Agence France-Presse 02/09/09 East Timorese President Jose Ramos-Horta is out of touch with the people over his refusal to accept an international tribunal to try perpetrators of past atrocities, the opposition said Monday.
The Nobel laureate came under fire for his trenchant criticism of international justice during a speech Sunday to mark the 10th anniversary of a historic referendum which effectively ended Indonesia's military occupation.
"The president is out of step with the people on the issue of amnesties," Fretilin party spokesman Jose Teixeira said.
"We have to enforce all laws in our country and do so equally to all, free of political interference and external considerations."
Ramos-Horta has offered Indonesian generals and their militia proxies amnesty for crimes against humanity committed during Indonesia's brutal 24-year military occupation of the tiny half-island.
In the interests of building better relations with East Timor's massive neighbour, he has rejected pressure from the United Nations and rights groups such as Amnesty International for suspects to be tried in court.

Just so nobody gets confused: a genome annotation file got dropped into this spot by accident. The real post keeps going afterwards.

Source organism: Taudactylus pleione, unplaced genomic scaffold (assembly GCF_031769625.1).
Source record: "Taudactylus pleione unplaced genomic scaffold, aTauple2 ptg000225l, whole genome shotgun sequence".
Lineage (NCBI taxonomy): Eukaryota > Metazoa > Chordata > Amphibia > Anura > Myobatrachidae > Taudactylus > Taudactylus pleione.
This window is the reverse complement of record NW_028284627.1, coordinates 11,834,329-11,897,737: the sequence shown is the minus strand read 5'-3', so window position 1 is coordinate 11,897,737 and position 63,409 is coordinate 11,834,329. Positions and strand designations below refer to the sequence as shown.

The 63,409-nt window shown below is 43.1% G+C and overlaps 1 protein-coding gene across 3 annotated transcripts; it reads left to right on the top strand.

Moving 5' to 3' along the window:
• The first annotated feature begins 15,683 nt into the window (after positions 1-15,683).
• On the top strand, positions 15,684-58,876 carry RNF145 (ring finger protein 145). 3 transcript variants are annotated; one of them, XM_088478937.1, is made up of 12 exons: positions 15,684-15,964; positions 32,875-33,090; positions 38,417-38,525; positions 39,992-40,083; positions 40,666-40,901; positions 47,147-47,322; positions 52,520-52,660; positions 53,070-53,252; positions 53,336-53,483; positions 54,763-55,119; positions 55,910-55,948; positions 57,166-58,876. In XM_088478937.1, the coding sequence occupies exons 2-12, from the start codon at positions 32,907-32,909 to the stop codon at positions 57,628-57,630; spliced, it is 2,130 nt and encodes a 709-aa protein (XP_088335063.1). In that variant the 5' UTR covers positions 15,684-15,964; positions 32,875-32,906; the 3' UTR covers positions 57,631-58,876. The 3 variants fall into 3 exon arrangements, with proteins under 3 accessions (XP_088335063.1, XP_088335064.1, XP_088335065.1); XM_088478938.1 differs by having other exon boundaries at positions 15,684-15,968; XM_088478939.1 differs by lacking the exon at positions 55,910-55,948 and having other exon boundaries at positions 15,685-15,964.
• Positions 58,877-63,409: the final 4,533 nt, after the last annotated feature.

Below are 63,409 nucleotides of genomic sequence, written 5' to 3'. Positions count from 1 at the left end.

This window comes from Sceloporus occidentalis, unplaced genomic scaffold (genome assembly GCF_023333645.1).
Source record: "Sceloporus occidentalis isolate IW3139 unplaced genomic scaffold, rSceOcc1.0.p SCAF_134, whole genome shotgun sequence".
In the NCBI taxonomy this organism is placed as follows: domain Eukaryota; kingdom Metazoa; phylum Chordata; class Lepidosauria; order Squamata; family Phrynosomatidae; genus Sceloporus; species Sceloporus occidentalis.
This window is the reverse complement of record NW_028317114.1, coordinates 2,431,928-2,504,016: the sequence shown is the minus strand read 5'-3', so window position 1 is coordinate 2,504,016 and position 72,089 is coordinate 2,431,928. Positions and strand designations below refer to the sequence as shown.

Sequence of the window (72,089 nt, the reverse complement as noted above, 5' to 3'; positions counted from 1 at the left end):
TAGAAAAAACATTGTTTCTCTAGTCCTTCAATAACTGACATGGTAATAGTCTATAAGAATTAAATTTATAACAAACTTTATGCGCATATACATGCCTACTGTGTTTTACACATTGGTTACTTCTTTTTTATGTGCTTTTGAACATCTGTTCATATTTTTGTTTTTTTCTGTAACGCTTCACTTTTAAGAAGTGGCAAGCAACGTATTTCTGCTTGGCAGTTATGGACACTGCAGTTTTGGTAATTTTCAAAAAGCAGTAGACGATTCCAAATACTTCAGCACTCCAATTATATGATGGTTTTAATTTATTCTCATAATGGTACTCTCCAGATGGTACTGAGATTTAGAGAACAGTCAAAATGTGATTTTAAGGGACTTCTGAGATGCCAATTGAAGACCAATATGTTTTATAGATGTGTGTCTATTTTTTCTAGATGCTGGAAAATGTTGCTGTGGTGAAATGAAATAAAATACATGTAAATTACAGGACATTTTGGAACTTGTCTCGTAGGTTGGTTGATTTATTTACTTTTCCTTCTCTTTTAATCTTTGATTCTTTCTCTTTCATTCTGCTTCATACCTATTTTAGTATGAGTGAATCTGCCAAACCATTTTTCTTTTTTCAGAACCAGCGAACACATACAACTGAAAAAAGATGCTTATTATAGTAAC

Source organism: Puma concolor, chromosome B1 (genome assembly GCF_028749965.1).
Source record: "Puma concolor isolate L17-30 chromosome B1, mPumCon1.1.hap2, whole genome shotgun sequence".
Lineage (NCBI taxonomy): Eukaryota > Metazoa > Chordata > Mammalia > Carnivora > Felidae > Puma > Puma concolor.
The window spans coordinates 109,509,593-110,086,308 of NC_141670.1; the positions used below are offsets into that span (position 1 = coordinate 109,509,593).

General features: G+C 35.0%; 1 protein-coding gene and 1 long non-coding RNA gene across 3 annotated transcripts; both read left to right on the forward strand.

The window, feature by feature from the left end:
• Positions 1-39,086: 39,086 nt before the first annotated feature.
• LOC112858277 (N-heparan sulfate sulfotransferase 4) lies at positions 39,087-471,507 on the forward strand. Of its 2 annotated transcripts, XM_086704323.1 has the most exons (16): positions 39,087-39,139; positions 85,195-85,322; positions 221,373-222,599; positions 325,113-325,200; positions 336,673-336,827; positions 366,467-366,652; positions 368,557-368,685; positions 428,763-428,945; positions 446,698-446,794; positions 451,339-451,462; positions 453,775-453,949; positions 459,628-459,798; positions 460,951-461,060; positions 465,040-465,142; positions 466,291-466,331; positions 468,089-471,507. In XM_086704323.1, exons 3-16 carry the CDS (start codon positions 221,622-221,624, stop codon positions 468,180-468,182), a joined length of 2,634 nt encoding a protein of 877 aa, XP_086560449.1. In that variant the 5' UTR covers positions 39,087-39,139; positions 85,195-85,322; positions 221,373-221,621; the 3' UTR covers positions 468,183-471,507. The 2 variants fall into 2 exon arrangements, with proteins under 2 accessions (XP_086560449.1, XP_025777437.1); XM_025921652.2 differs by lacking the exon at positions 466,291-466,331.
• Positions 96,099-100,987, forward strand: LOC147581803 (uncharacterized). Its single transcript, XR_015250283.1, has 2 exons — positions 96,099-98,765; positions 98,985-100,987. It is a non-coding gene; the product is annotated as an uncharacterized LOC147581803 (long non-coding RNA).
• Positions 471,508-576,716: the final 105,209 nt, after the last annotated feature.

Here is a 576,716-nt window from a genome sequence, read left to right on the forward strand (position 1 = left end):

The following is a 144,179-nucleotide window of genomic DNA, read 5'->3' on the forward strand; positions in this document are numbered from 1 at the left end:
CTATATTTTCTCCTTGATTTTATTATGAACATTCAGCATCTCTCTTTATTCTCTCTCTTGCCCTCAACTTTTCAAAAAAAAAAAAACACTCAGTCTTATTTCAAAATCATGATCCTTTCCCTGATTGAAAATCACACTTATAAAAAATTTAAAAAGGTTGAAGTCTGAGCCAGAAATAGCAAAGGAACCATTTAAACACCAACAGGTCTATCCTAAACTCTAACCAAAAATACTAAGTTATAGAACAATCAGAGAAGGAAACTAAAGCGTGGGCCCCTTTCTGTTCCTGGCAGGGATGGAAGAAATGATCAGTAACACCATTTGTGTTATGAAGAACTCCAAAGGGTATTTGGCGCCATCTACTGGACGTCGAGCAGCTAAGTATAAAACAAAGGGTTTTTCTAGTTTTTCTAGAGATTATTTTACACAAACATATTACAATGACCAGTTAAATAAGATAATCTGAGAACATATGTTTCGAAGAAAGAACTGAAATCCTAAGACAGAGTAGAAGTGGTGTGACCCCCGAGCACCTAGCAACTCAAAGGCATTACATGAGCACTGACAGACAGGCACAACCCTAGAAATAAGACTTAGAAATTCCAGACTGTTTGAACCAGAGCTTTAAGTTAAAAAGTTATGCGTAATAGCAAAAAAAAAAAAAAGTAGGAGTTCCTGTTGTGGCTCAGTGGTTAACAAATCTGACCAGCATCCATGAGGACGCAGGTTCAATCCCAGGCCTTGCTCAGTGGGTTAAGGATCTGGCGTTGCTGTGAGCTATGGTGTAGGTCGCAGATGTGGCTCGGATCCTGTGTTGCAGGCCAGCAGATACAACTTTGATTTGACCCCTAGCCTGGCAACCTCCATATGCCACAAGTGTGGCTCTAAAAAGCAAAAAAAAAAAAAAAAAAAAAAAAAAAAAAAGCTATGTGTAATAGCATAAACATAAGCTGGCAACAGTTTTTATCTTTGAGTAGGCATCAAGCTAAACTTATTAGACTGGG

Indonesian former army chief Wiranto is among the senior officers who have been indicted by UN prosecutors over gross human rights abuses during the occupation, which claimed an estimated 100,000 lives.
In his anniversary speech, Ramos-Horta accused "those in the US and UK" of simplistically asserting that "the absence of prosecutorial justice fosters impunity and violence".
"My stated preference, both as a human being, victim and head of state, is that we, once and for all, close the 1975-1999 chapters of our tragic experience and forgive those who did harm to us," he said.
The president later danced on stage with Indonesian pop star Krisdayanti as she performed before thousands of people outside the government palace.
Teixeira said Ramos-Horta had no right to amnesty alleged war criminals.
"Only the parliament can pass a general amnesty law, not the president," he said.
The Indonesian Army and paramilitaries went on the rampage after the 1999 referendum, killing around 1,400 people and forcing hundreds of thousands to flee to other parts of Indonesia.
Australian-led United Nations peacekeepers restored order, ending an occupation that is estimated to have claimed around 100,000 lives through fighting, disease and starvation.
East Timor formally became independent in 2002.